The Truth about Bankruptcy Petition Preparers

A “bankruptcy petition preparer” under bankruptcy law (Section 110(a)(1) of the Bankruptcy Code) is someone who gets paid for preparing documents that are filed in a bankruptcy case, but is “not an attorney for the debtor” nor “an employee of such attorney under the direct supervision of such attorney.”

There are two basic reasons why a person would use a petition preparer:

  1. Price: If someone needs to be thinking about filing bankruptcy, most likely cash is very tight, and the person often has no idea how to possibly pay for an attorney. Petition preparers generally charge significantly less than attorneys, so that drive the decision.
  2. Lack of perceived need: If someone believes he or she needs to file bankruptcy, has put some effort into figuring out his or her options, may not believe he or she needs an attorney.

Letting Price Drive the Decision

Petition preparers are not legally allowed to be anything more than essentially data entry clerks. They input information that you provide onto bankruptcy documents. They are typists who type, and can’t do anything more. They are allowed to charge a reasonable price only for their very limited role. They can’t do much, which is why they charge relatively little. But because what they do is tangible, and they would enable you to get a bankruptcy petition filed at court, it can be tempting to use them.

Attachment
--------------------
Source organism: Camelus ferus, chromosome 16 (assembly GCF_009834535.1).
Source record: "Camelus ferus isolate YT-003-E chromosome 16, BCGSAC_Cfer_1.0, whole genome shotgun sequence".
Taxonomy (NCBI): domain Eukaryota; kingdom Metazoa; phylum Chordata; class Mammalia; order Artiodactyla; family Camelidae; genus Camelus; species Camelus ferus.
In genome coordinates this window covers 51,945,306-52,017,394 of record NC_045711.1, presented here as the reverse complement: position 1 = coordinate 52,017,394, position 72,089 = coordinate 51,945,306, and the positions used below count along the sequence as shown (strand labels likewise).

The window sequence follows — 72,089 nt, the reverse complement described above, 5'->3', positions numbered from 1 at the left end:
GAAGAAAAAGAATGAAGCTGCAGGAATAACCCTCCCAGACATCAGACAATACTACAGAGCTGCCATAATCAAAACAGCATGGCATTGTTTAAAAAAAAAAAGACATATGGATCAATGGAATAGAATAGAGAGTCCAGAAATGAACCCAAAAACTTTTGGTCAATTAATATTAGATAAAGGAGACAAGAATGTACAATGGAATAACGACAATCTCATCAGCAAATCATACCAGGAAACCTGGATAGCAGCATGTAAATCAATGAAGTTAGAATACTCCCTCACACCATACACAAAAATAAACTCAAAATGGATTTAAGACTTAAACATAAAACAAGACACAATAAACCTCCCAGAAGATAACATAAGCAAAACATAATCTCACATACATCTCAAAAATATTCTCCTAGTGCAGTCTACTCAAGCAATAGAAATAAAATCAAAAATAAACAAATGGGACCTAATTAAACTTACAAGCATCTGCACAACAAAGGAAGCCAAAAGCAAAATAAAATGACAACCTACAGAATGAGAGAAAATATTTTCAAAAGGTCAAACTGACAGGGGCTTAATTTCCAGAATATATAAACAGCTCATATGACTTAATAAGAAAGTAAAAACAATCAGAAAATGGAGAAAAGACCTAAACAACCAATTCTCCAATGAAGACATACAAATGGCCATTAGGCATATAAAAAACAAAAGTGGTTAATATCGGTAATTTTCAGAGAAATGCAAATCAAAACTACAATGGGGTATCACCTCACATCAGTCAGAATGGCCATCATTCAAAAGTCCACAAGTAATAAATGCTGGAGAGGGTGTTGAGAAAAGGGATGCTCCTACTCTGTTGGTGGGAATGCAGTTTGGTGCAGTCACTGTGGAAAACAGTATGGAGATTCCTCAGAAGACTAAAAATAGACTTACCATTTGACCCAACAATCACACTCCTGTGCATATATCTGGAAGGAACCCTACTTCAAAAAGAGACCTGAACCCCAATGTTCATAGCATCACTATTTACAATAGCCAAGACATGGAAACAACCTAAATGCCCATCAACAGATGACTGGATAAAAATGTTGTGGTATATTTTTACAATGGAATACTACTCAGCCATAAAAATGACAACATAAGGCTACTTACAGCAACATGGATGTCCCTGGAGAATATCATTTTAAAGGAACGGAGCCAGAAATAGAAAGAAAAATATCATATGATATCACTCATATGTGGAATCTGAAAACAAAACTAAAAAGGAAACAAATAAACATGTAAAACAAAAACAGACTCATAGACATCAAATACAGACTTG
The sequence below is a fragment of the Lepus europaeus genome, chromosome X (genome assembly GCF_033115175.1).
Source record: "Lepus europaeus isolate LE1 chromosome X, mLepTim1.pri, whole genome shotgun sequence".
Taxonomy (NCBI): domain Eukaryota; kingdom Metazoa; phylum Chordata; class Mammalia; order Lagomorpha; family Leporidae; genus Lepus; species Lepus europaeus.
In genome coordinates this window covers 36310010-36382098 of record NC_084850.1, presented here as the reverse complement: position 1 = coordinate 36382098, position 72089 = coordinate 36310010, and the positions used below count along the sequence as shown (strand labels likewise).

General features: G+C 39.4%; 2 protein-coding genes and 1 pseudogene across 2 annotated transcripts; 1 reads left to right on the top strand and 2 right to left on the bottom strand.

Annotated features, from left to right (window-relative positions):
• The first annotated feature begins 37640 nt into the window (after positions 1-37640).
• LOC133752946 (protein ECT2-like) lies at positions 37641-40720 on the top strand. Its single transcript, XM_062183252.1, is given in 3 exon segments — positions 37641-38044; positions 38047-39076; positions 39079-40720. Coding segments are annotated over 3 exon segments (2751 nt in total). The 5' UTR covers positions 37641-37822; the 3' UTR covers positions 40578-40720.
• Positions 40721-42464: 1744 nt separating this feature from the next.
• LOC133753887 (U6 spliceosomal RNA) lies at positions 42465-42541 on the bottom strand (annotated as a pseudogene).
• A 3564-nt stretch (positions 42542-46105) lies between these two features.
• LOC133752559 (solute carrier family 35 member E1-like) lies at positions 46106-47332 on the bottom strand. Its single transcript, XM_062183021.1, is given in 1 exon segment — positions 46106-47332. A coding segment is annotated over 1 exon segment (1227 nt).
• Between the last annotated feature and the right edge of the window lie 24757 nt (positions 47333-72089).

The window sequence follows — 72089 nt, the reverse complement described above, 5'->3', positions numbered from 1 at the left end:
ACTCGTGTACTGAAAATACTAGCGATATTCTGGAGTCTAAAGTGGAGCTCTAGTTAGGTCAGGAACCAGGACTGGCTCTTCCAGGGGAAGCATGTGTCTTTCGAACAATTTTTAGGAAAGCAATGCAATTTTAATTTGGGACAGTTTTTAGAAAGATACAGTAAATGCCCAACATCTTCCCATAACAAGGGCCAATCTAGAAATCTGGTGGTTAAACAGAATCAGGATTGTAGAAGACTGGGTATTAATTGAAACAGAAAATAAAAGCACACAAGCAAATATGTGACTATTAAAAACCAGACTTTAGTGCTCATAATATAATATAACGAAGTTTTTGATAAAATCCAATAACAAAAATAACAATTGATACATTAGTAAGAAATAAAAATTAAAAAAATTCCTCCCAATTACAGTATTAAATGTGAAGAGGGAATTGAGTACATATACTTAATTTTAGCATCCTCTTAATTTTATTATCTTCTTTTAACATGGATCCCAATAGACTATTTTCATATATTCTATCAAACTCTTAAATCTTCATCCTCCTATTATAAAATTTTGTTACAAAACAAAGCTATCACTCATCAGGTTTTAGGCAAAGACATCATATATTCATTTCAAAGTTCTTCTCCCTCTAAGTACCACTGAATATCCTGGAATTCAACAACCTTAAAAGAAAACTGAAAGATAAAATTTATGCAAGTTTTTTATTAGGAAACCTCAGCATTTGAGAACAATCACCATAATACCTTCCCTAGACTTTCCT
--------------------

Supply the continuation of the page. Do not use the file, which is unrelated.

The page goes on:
What Essentials Are Lacking with a Petition Preparer

But a typist is a very small and least important part of what you need. Filing a bankruptcy is a serious matter, a significant decision. And within that big decision, there are many others to be made in each person’s situation, big decisions and small, even in seemingly straightforward cases. A petition preparer is neither qualified nor legally allowed to help you decide:

  • whether bankruptcy is the best option for you
  • what the best timing would be for you
  • the advantages and disadvantages of Chapter 7 and Chapter 13 (or possibly Chapter 11 or 12)
  • what assets will or will not be protected
  • which debts will or will not be written off
  • how to deal with creditors with collateral
  • and many other possible issues and decisions

And beyond these, the reality is that there are often unexpected and even seemingly logic-defying aspects of the law that can trip and trap you. It is simply very dangerous to try to cross that minefield without an experienced attorney to guide and represent you.

What is critical at this point in your financial life is for you to understand all your options clearly and thoroughly, so that can start making well-informed decisions starting now. If you live in Texas and in or around Rockwall, Heath, Greenville, Lavon, Wylie, Mesquite, or Rowlett, contact me, bankruptcy attorney Carrie Weir. I can help you with this. To set up a free initial consultation with me, please use the contact form here or by call me at 972-772-3083 . Thank you for the opportunity to help you.

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